After several years of vacation at the University's off-site storage facility, the Goodson Law Library's print collection of records and briefs from the Fourth Circuit Court of Appeals has returned to Level 1 of the library. The print collection includes briefs and other filings from federal cases which were appealed to the Fourth Circuit during the years 1891 to 1976. (Similar materials from 1983 to 1998 are available in the Microforms Room on Level 1; filings from 1998 to present can be found online via PACER, available to the Duke Law community through Bloomberg Law.) The Fourth Circuit hears appeals from federal cases which originated in North Carolina, South Carolina, Virginia, West Virginia, and Maryland.

Records and briefs include the papers which were submitted to or generated by a court in a particular case, from the complaint (in a civil case) or the indictment (in a criminal case) to pleadings, motions, orders, transcripts of the trial, jury verdicts, and associated materials. Legal researchers may consult these materials to gain insight into the arguments which persuaded (or failed to persuade) the court, or to discover more factual background about the original trial than was provided in an appellate court’s opinion. Older documents contained in records and briefs compilations are often unavailable electronically.

For example, the Fourth Circuit Records & Briefs collection includes filings from some Civil Rights Era lawsuits, such as Simkins v. Moses H. Cone Memorial Hospital (1963). Simkins represented an important victory in the continued battle against "separate but equal" racial discrimination. The suit was originally filed in a Greensboro federal District Court by African-American doctors and patients, who had been denied access to the defendants' private hospitals due to racial exclusion policies. Although the U.S. Supreme Court's decision in Brown v. Board of Education had invalidated the "separate but equal" doctrine nearly a decade earlier, this ruling was considered applicable only to discrimination by "instrumentalities of government." The plaintiffs' lawyers argued that the defendant hospitals received public funding from the government, but the U.S. District Court held that these connections to public funding did not make the hospitals "instrumentalities of government" for equal protection purposes.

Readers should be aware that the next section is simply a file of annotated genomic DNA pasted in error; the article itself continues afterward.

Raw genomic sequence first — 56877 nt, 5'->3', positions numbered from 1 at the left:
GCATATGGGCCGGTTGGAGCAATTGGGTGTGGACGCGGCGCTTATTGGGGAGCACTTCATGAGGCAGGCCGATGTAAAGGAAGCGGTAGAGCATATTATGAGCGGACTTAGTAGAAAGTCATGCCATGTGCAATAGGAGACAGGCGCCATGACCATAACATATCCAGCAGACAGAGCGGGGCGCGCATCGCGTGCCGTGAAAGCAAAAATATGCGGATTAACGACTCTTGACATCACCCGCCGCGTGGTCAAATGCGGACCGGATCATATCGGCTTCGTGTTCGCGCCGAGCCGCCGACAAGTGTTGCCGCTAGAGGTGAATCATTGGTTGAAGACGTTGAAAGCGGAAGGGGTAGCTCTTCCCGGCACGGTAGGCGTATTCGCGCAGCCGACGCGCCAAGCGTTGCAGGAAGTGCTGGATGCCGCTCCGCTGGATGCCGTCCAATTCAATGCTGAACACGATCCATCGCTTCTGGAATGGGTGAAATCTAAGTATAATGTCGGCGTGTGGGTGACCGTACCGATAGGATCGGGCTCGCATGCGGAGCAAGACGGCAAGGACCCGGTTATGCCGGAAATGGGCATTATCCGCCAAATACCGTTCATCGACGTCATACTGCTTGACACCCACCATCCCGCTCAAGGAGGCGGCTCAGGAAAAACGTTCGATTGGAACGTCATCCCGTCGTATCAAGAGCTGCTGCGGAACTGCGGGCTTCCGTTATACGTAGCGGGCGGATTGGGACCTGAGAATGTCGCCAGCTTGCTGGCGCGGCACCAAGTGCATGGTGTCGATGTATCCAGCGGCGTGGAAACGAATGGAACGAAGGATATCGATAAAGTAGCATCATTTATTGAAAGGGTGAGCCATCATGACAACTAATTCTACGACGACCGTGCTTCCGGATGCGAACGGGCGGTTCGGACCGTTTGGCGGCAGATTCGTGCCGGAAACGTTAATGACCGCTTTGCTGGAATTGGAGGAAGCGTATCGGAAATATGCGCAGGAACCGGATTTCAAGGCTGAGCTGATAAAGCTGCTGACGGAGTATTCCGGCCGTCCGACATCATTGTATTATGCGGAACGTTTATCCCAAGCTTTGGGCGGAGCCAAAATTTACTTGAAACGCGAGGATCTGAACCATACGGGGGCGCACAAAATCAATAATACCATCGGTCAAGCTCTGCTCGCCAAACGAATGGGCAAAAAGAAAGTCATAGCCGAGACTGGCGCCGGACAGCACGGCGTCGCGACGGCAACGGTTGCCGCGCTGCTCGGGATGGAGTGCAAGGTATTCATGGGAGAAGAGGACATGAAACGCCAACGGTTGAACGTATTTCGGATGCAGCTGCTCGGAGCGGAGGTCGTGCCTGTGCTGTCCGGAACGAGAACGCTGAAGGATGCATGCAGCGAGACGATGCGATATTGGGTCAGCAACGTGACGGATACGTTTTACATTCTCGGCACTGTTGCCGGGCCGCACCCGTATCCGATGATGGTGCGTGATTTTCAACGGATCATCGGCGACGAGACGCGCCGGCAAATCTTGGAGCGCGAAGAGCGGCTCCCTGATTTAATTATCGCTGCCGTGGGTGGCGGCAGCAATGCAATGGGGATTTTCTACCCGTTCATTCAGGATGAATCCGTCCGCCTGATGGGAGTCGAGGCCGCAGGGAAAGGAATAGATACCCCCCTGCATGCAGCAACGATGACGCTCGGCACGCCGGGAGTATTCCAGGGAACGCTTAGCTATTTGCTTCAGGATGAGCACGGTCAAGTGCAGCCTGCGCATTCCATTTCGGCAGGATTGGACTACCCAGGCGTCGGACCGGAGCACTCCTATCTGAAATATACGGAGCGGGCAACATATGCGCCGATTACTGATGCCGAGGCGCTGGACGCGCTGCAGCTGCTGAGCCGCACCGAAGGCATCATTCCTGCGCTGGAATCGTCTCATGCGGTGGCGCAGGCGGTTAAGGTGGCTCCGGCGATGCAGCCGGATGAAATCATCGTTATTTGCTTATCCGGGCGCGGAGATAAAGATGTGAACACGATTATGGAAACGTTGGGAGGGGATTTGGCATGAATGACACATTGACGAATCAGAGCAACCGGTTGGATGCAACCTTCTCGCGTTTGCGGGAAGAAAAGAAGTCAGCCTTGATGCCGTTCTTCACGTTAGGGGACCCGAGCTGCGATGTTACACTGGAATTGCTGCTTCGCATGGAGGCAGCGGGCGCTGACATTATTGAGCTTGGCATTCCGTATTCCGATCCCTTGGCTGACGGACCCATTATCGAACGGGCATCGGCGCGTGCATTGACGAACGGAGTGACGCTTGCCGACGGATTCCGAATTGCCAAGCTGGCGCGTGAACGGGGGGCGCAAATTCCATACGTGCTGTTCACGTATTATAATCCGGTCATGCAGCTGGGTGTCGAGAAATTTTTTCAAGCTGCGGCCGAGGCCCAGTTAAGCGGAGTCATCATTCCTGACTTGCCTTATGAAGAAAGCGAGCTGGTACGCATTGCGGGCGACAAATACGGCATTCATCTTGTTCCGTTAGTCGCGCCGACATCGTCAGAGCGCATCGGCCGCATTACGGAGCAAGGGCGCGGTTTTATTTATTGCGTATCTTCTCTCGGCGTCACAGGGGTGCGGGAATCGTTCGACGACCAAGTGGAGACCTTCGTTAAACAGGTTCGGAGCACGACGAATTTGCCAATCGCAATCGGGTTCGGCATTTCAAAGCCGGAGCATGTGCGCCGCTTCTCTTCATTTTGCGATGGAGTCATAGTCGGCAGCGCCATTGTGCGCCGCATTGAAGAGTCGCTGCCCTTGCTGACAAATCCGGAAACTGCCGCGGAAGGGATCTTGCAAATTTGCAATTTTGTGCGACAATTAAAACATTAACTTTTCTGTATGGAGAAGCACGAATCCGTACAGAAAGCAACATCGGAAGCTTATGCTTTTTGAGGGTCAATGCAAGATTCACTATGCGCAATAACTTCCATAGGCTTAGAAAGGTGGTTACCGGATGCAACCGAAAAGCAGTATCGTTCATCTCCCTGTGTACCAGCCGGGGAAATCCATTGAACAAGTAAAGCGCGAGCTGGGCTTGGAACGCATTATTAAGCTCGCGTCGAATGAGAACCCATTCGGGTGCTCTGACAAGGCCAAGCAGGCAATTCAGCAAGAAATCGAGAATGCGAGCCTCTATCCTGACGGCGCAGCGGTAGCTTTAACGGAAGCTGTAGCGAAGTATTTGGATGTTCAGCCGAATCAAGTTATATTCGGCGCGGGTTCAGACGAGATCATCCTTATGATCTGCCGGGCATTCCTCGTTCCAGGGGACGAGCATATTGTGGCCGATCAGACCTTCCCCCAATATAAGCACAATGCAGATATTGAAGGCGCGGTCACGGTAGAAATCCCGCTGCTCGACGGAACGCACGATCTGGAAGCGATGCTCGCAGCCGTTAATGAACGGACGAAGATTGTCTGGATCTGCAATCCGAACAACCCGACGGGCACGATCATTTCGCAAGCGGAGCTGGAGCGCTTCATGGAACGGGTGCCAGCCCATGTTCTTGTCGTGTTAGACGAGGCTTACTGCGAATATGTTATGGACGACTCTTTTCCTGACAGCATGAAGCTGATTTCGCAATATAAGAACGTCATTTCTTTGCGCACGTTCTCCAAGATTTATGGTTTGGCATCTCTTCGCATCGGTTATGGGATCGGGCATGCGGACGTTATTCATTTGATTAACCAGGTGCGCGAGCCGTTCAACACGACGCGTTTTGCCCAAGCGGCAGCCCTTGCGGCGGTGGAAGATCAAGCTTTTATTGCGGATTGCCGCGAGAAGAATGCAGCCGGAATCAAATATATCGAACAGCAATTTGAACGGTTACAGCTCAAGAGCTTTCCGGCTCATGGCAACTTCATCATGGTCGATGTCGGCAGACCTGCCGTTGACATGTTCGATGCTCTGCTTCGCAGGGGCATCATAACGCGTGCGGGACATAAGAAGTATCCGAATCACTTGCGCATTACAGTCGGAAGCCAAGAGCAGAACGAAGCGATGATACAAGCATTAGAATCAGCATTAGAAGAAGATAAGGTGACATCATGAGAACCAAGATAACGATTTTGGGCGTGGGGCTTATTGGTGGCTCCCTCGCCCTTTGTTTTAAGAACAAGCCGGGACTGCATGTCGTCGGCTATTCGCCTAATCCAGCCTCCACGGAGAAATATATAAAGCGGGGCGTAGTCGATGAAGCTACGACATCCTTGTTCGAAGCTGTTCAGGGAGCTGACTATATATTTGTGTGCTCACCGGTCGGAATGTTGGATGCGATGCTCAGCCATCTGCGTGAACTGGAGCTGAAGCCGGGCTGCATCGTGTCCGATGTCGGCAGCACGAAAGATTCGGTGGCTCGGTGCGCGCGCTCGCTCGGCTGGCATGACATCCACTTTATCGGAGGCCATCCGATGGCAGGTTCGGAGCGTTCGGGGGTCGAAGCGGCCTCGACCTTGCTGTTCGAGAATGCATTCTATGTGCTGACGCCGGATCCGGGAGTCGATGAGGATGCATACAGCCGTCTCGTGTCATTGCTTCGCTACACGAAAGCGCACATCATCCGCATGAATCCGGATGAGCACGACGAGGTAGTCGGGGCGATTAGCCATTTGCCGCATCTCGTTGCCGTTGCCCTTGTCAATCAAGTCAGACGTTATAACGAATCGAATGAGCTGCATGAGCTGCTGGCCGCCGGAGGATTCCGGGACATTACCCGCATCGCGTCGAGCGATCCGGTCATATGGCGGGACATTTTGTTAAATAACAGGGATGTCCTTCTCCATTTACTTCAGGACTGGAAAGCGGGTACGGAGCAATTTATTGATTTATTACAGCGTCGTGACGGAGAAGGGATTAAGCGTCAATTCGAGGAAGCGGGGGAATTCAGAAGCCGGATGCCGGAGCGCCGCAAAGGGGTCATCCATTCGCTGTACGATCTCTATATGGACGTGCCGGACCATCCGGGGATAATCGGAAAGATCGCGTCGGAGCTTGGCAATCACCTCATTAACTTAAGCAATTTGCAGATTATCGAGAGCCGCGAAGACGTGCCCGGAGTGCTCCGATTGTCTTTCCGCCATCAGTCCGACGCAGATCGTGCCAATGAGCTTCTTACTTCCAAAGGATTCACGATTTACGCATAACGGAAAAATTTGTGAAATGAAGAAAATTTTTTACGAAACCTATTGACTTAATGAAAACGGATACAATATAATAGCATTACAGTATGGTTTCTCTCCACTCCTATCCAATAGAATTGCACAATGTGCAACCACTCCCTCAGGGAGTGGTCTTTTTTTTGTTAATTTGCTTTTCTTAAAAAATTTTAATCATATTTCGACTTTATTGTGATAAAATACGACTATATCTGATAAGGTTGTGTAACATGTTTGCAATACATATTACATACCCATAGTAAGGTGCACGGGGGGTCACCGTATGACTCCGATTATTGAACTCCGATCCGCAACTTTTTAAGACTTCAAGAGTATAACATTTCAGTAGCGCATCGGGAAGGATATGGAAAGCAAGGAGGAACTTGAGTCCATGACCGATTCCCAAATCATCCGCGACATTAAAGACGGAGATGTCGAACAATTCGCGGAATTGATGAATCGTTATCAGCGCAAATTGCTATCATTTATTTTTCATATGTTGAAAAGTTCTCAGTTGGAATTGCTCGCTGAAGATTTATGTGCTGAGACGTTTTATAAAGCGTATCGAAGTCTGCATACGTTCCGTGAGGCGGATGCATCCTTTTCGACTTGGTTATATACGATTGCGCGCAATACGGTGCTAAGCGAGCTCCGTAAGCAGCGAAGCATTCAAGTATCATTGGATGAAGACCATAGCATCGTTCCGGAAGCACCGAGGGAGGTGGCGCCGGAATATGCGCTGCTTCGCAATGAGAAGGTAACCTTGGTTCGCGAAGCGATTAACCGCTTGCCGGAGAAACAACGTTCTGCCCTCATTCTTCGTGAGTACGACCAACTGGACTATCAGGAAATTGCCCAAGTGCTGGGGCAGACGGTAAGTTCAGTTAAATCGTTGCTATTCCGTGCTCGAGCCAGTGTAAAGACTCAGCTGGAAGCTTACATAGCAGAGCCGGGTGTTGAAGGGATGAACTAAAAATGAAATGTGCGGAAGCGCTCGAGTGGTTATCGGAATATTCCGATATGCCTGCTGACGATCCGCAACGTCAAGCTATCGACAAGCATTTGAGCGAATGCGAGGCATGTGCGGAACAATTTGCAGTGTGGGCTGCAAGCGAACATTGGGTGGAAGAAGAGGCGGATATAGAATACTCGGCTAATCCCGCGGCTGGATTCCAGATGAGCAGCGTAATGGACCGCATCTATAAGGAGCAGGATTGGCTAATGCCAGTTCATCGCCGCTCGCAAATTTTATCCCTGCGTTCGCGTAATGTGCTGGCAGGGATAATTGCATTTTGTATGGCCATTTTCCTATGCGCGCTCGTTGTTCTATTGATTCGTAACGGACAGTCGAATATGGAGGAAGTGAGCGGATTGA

However, the Fourth Circuit Court of Appeals, which reviewed the District Court's opinion for error, reversed the lower court's opinion a year later. Local historians called it the first time the Equal Protection Clause of the Fourteenth Amendment was applied to actions by private entities. (Most law students likely associate that concept with the famous Heart of Atlanta Motel case – which was decided the following year, in 1964, following the passage of the Civil Rights Act.)

So where can a researcher go to locate filings from the original case and its appeal? Westlaw, Lexis and Bloomberg include the full text of the lower and appellate court opinions, but do not link to any filings for these cases (although for more modern cases, it is common to find briefs and other materials linked from the text of opinions). Although the hospitals appealed their loss to the U.S. Supreme Court (which declined to hear the case), our U.S. Supreme Court Records & Briefs database includes only a handful of filings appended to the petition for certiorari and accompanying briefs. The Fourth Circuit Records and Briefs set, on the other hand, includes more than 300 pages of materials associated with the Simkins case, including briefs for both parties, the text of the original complaint against the hospitals, affidavits of witnesses, hospital charters and organization charts, and various other exhibits.

It's important to note that the paper records and briefs are not a comprehensive collection; the set is arranged by docket number and not every case is included. But if your case is there, the print set will provide additional insights into your research which may not be available electronically. For more information about court records and briefs, consult the library's recently-updated research guide or Ask a Librarian.

Monday, January 13, 2014

New York Times Academic Access Passes

We've written before about the problem of paywalls in online newspapers. Most newspapers allow free access to only a selected number of articles are available free online per month, and after that, visitors discover that the next article they wish to read requires a paid subscription to access.

In October, we highlighted options for free access to major U.S. newspapers. Since that time, the Duke University Libraries have recently added another method for reading The New York Times online. As reported last week in the campus libraries' blog, researchers may use a Duke email address to sign up for a daily "pass" to read Although each pass lasts only 24 hours, there is no limit to the number of individual passes a user can receive.

Researchers will need to register for a account with a valid Duke email address, and can claim daily passes after that by visiting Passes will be sent to the Duke email address which is associated with the account.